The barons wanted a limit on royal power and stipulated in the 1258 CE Provisions of Oxford that taxes should go to the Treasury and not be available for the king’s whims, and that a ruling council of 15 barons should advise the king. Another body, a parlement, was established as a place for discussion of policy to which knights of the counties and burgesses of certain boroughs were invited to participate. Henry repudiated the Provisions in 1262 CE and so a civil war broke out.
Things did not go well for the royalists. On 14 May 1264 CE, after the Battle of Lewes, the king and Prince Edward were both captured by the rebel leader Simon de Montfort, Earl of Leicester (l. c. 1208-1265 CE) who then made himself king in 1264 CE. Fortunately for Henry, his son Edward managed to escape confinement in May 1265 CE and so could help restore the rightful monarch to the throne.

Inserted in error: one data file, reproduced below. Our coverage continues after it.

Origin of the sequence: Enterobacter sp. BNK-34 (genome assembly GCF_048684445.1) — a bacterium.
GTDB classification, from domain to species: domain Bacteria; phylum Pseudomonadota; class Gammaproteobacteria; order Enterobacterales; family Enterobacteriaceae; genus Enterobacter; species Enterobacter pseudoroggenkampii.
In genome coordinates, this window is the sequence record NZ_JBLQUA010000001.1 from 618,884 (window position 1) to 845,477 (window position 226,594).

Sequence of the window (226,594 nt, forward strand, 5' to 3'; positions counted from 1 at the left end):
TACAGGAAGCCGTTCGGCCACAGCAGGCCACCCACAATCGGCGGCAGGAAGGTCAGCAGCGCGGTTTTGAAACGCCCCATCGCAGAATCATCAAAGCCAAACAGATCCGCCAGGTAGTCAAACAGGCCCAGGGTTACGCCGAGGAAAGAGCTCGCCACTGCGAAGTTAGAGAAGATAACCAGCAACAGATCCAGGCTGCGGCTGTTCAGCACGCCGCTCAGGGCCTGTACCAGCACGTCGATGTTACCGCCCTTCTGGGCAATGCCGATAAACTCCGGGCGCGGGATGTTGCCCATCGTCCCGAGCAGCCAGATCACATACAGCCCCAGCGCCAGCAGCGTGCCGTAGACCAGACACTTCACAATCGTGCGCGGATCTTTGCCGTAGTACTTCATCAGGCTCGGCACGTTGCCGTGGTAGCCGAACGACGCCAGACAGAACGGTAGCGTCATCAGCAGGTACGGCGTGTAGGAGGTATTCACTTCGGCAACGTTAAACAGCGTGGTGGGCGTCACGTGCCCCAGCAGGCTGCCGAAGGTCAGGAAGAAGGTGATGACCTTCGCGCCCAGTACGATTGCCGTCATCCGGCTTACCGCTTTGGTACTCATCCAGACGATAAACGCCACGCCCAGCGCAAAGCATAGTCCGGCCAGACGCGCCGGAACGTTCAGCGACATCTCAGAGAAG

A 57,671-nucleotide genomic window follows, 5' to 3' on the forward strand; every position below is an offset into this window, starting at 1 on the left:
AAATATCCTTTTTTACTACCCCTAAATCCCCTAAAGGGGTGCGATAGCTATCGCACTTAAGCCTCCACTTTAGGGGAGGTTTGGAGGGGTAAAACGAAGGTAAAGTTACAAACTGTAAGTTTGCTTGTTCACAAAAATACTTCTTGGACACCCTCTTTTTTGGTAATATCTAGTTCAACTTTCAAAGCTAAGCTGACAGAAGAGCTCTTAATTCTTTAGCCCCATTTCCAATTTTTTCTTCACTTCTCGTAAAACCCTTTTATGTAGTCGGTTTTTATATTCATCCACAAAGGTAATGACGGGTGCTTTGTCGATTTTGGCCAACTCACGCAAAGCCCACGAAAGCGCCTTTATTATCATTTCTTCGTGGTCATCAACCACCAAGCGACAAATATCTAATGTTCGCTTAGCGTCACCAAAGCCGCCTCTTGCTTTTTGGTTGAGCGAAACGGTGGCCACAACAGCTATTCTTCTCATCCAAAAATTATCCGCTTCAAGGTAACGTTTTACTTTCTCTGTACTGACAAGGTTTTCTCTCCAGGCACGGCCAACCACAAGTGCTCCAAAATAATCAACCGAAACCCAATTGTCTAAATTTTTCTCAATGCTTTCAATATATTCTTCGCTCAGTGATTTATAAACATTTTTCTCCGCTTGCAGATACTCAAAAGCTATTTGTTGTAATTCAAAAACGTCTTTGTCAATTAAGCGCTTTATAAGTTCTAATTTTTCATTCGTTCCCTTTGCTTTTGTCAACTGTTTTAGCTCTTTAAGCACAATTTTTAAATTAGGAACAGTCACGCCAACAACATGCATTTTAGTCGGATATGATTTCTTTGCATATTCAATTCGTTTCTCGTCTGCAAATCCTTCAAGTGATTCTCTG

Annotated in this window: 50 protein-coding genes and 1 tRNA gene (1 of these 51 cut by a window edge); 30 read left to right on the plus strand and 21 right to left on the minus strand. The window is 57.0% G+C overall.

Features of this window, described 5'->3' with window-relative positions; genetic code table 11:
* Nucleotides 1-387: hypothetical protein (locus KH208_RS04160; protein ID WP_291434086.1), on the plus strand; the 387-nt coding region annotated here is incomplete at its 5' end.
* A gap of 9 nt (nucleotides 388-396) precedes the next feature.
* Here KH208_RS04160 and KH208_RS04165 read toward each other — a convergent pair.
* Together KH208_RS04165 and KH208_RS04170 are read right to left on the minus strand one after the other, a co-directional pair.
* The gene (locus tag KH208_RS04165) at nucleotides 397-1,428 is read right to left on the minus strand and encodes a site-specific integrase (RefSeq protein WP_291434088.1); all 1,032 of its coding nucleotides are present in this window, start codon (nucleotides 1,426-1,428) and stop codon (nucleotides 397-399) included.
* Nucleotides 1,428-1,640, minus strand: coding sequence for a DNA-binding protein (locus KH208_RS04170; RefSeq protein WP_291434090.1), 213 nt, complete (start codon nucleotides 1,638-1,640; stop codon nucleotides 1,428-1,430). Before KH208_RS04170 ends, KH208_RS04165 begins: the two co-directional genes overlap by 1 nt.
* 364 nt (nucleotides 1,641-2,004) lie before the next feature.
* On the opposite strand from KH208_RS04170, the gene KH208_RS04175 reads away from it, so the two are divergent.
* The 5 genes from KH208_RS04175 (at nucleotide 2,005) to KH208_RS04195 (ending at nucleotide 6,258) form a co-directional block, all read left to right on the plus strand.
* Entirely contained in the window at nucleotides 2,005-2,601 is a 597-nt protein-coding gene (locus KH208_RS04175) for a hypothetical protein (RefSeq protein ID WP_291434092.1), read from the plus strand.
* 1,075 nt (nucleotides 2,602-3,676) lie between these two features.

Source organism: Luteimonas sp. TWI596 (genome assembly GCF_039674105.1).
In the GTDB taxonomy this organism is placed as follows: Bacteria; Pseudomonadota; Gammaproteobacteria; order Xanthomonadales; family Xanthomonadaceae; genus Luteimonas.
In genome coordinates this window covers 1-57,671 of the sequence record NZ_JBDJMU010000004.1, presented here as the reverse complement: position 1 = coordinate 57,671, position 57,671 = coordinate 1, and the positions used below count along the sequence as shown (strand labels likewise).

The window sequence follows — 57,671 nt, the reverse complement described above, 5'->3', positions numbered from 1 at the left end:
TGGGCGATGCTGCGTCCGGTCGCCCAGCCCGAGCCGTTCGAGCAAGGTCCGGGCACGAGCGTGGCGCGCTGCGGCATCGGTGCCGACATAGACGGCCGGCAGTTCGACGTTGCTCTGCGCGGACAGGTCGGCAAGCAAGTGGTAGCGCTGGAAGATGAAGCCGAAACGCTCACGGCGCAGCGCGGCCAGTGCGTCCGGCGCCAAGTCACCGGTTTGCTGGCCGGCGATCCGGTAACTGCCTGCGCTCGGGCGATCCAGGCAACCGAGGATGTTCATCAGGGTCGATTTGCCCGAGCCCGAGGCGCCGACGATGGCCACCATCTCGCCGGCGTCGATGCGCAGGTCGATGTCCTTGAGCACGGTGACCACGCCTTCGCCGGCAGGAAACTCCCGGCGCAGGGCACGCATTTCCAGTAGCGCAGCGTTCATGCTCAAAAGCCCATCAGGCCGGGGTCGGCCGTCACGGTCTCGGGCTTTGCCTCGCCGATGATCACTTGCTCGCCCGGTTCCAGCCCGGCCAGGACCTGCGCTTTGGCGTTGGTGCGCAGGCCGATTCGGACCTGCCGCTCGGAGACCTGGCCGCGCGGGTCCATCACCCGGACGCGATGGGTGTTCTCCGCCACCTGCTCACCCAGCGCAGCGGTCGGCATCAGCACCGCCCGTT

Edward, who had already gained valuable military experience from his father’s campaigns in Wales, raised an army of loyalists and those barons already upset by de Montfort’s self-seeking policies and defeated the rebels at the Battle of Evesham in Worcestershire on 4 August 1265 CE. De Montfort was killed, and Henry was restored but spent much of his later years away from politics and improving the country’s architectural monuments such as Westminster Abbey and Lincoln Cathedral.
Edward, in effect, acted as regent for his father and following Henry’s death, probably from a stroke, on 16 November 1272 CE, Prince Edward became Edward I of England. As Edward was away on what is sometimes called the Ninth Crusade (1271-2 CE), the actual coronation did not take place until 19 August 1274 CE, as usual at Westminster Abbey. Edward would reign until 1307 CE.